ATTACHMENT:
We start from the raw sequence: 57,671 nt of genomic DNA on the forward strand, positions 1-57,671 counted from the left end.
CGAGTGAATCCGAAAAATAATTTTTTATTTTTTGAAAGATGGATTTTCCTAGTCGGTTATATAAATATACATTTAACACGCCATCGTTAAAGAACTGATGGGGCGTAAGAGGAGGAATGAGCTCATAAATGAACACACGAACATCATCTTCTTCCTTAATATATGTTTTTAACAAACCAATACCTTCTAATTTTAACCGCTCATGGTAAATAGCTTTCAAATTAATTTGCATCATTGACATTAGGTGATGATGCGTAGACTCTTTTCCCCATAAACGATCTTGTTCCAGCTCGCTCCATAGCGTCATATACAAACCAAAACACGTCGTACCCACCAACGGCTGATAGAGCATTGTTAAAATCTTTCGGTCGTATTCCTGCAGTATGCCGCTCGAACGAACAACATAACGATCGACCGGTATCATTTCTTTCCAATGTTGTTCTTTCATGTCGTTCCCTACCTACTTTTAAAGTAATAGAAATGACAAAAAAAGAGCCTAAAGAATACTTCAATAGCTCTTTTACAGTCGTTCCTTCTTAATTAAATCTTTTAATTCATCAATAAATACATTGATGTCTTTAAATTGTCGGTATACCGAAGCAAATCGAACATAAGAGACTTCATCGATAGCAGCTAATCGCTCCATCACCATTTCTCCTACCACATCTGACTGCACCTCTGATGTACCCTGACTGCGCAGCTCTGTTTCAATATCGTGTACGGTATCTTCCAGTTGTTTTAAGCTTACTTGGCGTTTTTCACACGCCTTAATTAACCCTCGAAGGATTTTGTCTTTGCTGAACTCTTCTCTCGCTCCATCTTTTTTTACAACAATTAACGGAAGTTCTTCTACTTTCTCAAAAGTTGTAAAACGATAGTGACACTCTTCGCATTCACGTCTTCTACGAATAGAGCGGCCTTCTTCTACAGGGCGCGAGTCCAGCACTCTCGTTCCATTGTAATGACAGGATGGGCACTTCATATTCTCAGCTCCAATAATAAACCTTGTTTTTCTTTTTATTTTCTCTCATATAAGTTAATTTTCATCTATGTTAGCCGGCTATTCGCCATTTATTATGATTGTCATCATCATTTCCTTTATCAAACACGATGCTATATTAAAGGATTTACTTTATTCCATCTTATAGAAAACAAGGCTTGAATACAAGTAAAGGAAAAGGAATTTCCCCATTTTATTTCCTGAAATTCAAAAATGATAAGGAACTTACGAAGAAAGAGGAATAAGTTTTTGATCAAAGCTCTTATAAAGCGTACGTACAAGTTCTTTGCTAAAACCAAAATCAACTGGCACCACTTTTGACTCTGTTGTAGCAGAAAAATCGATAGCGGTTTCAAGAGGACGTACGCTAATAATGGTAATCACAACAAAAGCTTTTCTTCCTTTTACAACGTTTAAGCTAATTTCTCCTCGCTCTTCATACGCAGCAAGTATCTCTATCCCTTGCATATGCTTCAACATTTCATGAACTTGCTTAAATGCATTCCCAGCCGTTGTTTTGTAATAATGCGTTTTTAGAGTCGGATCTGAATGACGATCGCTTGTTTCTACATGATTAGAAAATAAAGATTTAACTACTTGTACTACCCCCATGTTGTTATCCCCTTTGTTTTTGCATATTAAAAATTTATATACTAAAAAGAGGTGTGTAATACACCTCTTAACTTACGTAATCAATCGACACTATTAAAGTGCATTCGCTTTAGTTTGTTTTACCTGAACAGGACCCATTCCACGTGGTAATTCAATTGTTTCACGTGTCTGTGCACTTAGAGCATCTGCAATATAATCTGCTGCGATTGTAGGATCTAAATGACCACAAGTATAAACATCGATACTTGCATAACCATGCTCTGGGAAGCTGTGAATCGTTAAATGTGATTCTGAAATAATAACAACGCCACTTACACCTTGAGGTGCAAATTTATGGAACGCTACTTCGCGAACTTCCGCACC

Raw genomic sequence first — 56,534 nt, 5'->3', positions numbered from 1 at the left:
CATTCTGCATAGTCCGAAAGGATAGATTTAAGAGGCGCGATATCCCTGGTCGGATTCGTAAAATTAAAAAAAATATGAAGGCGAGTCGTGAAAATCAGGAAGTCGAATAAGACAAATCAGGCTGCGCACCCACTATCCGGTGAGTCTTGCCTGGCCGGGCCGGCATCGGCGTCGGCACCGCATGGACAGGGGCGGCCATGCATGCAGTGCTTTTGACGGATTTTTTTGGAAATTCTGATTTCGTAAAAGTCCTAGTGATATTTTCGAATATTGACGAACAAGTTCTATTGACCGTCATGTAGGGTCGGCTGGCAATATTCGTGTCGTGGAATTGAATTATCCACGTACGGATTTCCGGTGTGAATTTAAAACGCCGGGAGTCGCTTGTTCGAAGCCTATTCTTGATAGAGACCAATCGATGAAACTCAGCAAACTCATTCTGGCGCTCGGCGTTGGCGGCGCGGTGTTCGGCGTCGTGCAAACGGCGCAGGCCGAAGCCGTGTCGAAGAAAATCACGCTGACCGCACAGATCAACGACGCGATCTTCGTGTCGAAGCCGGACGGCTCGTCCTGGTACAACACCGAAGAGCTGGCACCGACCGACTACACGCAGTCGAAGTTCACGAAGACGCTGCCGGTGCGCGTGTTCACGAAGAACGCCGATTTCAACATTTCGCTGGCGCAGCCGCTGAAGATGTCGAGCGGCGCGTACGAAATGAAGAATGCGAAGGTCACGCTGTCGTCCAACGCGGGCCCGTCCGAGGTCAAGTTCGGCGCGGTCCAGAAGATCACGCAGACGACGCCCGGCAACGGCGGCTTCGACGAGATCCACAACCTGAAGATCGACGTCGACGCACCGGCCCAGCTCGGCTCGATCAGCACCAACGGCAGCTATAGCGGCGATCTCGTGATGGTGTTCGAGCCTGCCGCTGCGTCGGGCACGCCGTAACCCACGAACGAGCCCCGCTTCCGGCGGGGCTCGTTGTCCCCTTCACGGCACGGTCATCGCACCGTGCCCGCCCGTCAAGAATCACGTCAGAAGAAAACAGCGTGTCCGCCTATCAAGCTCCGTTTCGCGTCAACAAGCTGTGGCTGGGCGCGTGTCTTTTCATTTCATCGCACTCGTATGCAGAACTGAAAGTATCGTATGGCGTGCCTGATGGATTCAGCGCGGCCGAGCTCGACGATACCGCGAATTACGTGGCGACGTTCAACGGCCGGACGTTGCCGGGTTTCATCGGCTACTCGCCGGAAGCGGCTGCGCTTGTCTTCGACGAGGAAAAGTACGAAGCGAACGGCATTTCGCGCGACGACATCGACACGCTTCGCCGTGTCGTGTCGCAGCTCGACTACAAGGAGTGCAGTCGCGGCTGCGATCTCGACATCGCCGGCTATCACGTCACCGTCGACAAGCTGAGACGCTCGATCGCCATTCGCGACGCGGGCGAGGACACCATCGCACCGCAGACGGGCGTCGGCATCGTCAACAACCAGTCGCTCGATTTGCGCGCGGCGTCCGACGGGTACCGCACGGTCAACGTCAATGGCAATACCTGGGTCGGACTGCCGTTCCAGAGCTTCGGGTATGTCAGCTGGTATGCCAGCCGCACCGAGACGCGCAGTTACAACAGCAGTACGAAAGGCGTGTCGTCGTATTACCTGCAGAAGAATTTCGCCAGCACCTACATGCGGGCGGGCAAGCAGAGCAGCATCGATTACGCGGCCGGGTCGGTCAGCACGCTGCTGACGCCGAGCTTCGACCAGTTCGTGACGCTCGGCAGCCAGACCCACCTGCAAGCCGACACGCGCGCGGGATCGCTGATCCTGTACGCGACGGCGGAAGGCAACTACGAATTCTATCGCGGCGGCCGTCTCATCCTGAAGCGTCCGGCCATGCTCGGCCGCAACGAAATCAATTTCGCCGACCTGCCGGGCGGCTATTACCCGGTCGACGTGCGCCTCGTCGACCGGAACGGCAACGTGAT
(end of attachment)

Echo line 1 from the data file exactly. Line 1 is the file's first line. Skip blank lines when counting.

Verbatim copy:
We start from the raw sequence: 57,671 nt of genomic DNA on the forward strand, positions 1-57,671 counted from the left end.